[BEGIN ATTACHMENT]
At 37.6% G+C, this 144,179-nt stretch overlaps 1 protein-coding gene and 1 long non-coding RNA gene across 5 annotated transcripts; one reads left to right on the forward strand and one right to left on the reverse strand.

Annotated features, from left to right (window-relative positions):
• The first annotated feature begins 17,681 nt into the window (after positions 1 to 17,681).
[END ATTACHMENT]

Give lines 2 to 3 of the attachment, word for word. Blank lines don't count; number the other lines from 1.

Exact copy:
Annotated features, from left to right (window-relative positions):
• The first annotated feature begins 17,681 nt into the window (after positions 1 to 17,681).